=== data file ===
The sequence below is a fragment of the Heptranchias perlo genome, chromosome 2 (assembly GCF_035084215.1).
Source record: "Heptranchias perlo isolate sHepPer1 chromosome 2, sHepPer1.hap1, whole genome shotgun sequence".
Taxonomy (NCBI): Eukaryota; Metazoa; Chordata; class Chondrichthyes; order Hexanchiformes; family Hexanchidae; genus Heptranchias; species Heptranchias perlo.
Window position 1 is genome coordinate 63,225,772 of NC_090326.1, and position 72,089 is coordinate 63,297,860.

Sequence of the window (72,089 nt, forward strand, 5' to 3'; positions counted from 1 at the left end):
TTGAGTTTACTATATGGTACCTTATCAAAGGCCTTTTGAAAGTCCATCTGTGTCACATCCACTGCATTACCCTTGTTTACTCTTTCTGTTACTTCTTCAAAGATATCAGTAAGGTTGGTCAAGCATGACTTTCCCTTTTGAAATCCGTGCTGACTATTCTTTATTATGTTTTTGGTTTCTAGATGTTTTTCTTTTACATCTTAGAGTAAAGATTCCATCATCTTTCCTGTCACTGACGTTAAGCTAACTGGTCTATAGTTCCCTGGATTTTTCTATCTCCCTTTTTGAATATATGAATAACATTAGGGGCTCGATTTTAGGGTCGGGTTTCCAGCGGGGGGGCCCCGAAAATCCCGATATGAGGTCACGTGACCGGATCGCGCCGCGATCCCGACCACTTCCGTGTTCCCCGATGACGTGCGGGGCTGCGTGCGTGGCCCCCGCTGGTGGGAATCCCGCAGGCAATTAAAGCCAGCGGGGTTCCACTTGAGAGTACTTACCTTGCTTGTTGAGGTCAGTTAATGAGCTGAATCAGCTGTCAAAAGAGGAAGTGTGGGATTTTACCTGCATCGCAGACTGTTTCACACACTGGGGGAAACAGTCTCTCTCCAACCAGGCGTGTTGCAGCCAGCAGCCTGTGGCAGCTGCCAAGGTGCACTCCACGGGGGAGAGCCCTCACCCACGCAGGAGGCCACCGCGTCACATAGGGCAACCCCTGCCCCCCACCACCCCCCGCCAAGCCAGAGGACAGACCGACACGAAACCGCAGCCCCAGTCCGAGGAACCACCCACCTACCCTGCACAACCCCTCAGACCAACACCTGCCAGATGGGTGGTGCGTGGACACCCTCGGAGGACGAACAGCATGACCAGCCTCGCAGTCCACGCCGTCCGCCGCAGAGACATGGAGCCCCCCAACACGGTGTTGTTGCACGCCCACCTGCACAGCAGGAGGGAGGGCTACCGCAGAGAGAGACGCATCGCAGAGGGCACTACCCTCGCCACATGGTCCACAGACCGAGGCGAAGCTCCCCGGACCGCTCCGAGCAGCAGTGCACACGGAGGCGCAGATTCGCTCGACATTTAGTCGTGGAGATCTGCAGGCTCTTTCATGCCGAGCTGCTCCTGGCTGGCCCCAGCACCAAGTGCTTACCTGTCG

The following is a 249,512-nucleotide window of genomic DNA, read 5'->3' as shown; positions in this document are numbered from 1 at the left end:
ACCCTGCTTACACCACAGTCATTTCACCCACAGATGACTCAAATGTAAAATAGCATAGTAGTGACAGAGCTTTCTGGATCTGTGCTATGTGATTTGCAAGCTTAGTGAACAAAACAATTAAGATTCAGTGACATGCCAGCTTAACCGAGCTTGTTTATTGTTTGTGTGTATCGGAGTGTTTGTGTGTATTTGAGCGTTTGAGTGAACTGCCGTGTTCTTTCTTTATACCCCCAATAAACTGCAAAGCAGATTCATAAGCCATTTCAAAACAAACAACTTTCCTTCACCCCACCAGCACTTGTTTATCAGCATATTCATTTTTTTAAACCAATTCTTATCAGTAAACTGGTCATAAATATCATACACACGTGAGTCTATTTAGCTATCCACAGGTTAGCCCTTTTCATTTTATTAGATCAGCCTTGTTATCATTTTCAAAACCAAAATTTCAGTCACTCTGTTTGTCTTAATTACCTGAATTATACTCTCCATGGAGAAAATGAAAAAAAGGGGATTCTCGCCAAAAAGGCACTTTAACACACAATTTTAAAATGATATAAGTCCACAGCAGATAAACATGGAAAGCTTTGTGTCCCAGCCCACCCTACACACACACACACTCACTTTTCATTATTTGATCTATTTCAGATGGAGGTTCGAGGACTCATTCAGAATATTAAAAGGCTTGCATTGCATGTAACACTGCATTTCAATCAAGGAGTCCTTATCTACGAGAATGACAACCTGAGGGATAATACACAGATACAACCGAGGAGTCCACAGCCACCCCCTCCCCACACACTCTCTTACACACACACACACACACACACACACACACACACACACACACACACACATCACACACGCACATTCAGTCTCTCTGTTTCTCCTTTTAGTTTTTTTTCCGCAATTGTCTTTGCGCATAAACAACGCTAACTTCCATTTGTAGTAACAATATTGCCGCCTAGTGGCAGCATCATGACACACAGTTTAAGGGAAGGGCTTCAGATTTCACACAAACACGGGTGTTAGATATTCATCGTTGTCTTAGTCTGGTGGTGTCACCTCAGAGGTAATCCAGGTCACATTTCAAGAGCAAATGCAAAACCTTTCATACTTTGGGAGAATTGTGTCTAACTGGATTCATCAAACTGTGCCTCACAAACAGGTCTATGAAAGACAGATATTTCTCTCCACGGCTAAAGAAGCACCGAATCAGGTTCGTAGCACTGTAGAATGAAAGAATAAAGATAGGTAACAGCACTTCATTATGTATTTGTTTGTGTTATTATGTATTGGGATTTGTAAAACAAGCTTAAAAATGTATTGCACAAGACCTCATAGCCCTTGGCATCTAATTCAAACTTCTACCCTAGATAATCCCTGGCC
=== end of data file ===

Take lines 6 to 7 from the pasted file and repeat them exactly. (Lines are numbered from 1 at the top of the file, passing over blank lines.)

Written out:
TTGAGTTTACTATATGGTACCTTATCAAAGGCCTTTTGAAAGTCCATCTGTGTCACATCCACTGCATTACCCTTGTTTACTCTTTCTGTTACTTCTTCAAAGATATCAGTAAGGTTGGTCAAGCATGACTTTCCCTTTTGAAATCCGTGCTGACTATTCTTTATTATGTTTTTGGTTTCTAGATGTTTTTCTTTTACATCTTAGAGTAAAGATTCCATCATCTTTCCTGTCACTGACGTTAAGCTAACTGGTCTATAGTTCCCTGGATTTTTCTATCTCCCTTTTTGAATATATGAATAACATTAGGGGCTCGATTTTAGGGTCGGGTTTCCAGCGGGGGGGCCCCGAAAATCCCGATATGAGGTCACGTGACCGGATCGCGCCGCGATCCCGACCACTTCCGTGTTCCCCGATGACGTGCGGGGCTGCGTGCGTGGCCCCCGCTGGTGGGAATCCCGCAGGCAATTAAAGCCAGCGGGGTTCCACTTGAGAGTACTTACCTTGCTTGTTGAGGTCAGTTAATGAGCTGAATCAGCTGTCAAAAGAGGAAGTGTGGGATTTTACCTGCATCGCAGACTGTTTCACACACTGGGGGAAACAGTCTCTCTCCAACCAGGCGTGTTGCAGCCAGCAGCCTGTGGCAGCTGCCAAGGTGCACTCCACGGGGGAGAGCCCTCACCCACGCAGGAGGCCACCGCGTCACATAGGGCAACCCCTGCCCCCCACCACCCCCCGCCAAGCCAGAGGACAGACCGACACGAAACCGCAGCCCCAGTCCGAGGAACCACCCACCTACCCTGCACAACCCCTCAGACCAACACCTGCCAGATGGGTGGTGCGTGGACACCCTCGGAGGACGAACAGCATGACCAGCCTCGCAGTCCACGCCGTCCGCCGCAGAGACATGGAGCCCCCCAACACGGTGTTGTTGCACGCCCACCTGCACAGCAGGAGGGAGGGCTACCGCAGAGAGAGACGCATCGCAGAGGGCACTACCCTCGCCACATGGTCCACAGACCGAGGCGAAGCTCCCCGGACCGCTCCGAGCAGCAGTGCACACGGAGGCGCAGATTCGCTCGACATTTAGTCGTGGAGATCTGCAGGCTCTTTCATGCCGAGCTGCTCCTGGCTGGCCCCAGCACCAAGTGCTTACCTGTCG

The following is a 249,512-nucleotide window of genomic DNA, read 5'->3' as shown; positions in this document are numbered from 1 at the left end: